I wondered if it would be as good when I went back eight years later. The verdict: Still exceptional, but somewhat diminished.
It’s possible that it was just a matter of bad timing. I visited on a Saturday, and only discovered after I’d arrived that the restaurant was offering an abbreviated menu on the weekend.
The menu described my starter as a “rich home-made hen soup”—made, I assume, from a rich home-made hen. There were noodles and vegetables in that bowl, too.
This is a Budapest classic. Hidden behind the goose leg in the photo is the traditional accompanying red cabbage, and on the side is a serving of onion smashed potatoes.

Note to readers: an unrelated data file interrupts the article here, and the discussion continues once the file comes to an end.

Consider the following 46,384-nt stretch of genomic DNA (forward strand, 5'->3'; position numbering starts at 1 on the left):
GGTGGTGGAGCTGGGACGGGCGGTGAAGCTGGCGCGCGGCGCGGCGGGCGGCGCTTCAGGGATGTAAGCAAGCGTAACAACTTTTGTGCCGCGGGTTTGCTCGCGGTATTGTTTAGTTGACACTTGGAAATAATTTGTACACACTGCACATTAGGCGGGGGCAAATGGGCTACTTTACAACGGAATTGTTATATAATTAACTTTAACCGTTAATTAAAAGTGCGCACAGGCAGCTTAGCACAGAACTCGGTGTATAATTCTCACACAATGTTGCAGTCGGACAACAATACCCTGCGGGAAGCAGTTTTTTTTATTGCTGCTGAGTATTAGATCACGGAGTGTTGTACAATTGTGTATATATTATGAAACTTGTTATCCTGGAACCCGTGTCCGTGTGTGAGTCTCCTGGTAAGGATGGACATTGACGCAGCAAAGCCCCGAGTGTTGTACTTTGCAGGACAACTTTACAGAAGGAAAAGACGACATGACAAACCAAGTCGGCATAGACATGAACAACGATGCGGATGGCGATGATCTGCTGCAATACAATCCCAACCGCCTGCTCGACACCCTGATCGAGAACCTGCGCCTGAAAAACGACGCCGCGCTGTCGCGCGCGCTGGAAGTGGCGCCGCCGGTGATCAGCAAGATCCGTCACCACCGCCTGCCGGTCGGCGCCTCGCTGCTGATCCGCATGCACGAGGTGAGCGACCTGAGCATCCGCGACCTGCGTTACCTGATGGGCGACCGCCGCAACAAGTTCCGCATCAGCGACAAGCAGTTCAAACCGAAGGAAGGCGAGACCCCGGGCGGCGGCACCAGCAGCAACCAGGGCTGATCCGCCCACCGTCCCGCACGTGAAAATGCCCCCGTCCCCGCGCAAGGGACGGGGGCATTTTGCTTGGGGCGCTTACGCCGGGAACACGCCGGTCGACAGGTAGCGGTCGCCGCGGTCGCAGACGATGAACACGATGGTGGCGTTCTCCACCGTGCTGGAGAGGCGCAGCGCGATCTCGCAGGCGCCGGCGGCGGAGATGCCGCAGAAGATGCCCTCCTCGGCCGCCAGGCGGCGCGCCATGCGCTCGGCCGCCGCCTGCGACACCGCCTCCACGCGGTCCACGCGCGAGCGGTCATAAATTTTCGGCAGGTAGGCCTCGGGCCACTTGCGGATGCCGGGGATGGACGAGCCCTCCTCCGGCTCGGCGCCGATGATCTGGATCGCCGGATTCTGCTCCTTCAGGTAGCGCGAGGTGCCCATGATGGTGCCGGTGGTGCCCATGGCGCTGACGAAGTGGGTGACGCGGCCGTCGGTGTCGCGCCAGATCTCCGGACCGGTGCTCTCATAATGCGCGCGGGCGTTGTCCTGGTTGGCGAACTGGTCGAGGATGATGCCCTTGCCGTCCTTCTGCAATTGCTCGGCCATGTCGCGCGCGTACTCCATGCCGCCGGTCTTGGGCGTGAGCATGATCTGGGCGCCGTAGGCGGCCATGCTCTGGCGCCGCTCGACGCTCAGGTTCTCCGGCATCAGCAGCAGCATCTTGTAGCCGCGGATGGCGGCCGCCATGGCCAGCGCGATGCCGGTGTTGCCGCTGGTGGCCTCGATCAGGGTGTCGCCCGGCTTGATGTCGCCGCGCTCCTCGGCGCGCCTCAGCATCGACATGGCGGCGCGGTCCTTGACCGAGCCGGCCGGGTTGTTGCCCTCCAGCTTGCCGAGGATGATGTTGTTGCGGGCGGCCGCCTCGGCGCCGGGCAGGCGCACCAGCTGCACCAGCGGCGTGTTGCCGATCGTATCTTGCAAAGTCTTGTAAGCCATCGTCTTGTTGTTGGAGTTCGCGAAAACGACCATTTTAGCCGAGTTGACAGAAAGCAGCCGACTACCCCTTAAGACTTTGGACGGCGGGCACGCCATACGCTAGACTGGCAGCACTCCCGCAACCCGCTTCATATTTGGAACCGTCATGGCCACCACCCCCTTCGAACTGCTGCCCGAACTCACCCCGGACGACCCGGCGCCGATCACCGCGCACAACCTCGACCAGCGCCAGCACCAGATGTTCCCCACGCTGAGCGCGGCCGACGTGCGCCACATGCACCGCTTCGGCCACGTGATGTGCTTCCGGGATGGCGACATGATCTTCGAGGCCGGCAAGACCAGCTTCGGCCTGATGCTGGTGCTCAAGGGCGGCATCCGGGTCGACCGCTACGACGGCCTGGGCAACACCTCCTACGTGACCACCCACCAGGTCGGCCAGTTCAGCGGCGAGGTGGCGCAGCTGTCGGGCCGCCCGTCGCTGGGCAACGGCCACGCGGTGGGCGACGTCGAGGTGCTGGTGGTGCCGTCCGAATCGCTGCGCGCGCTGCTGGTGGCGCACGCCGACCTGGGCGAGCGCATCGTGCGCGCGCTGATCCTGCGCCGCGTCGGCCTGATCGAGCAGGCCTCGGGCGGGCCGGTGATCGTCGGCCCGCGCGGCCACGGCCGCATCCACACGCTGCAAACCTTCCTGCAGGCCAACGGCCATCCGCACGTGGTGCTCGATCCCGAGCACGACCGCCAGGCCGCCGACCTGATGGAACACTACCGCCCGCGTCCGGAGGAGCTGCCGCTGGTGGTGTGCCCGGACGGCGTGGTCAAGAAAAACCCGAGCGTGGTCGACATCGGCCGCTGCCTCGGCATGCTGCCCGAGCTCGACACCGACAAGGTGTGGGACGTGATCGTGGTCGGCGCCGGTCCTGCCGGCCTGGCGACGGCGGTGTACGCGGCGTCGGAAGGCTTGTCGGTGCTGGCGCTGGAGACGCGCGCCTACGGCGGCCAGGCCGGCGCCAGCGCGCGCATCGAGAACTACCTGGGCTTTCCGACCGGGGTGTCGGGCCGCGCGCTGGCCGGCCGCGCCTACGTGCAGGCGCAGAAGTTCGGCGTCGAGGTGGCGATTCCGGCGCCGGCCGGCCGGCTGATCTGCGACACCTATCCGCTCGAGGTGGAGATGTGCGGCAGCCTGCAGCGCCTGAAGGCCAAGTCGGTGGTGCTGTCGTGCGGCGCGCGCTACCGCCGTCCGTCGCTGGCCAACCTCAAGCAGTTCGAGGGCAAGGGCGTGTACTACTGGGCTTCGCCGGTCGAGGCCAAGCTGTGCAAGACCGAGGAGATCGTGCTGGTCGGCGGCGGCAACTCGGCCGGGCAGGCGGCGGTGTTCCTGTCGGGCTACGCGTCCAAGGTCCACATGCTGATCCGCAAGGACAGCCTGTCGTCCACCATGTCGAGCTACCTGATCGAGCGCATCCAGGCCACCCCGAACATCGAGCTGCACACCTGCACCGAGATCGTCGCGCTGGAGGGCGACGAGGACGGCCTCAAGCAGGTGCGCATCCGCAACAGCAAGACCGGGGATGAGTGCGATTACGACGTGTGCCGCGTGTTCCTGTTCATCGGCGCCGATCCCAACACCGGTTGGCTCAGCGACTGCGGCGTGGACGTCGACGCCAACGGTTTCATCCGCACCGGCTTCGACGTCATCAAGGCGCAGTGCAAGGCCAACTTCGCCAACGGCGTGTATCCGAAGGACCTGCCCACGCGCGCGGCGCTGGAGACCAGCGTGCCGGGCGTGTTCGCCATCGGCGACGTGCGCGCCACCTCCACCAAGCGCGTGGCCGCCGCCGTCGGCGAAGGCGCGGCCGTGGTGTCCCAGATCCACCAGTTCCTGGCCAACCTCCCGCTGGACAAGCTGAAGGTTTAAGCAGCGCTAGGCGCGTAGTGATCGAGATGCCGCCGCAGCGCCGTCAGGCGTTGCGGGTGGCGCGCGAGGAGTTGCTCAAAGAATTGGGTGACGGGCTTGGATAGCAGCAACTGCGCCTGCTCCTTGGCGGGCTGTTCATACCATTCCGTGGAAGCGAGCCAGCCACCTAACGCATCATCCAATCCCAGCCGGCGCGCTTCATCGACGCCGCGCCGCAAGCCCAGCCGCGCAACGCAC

Goose, and game like venison and rabbit, have much larger roles in Hungarian cuisine than they do in the US.
This was a specialty of the house: Somló Trifle Múzeum-style. Messy and wonderful.
Here’s a short promotional video for Múzeum:
I’m not at all religious, but I make a point of visiting churches when I travel. Spending half an hour or so just sitting in a quiet, peaceful space like St. Stephen’s Basilica, one of the most beautiful churches in Hungary, is a pleasant way to lessen the stress of exploring a new territory.
The big Budapest Christmas Fair and Winter Festival, the one that’s famous, is on Vörösmarty Square. We’ll get to that later.
You can find other Christmas markets, some of them with only a few booths, others quite substantial, scattered throughout the city.
I liked this small market on the plaza in front of St. Stephen’s. Just looking at the picture of the planked salmon makes me wish I were still there.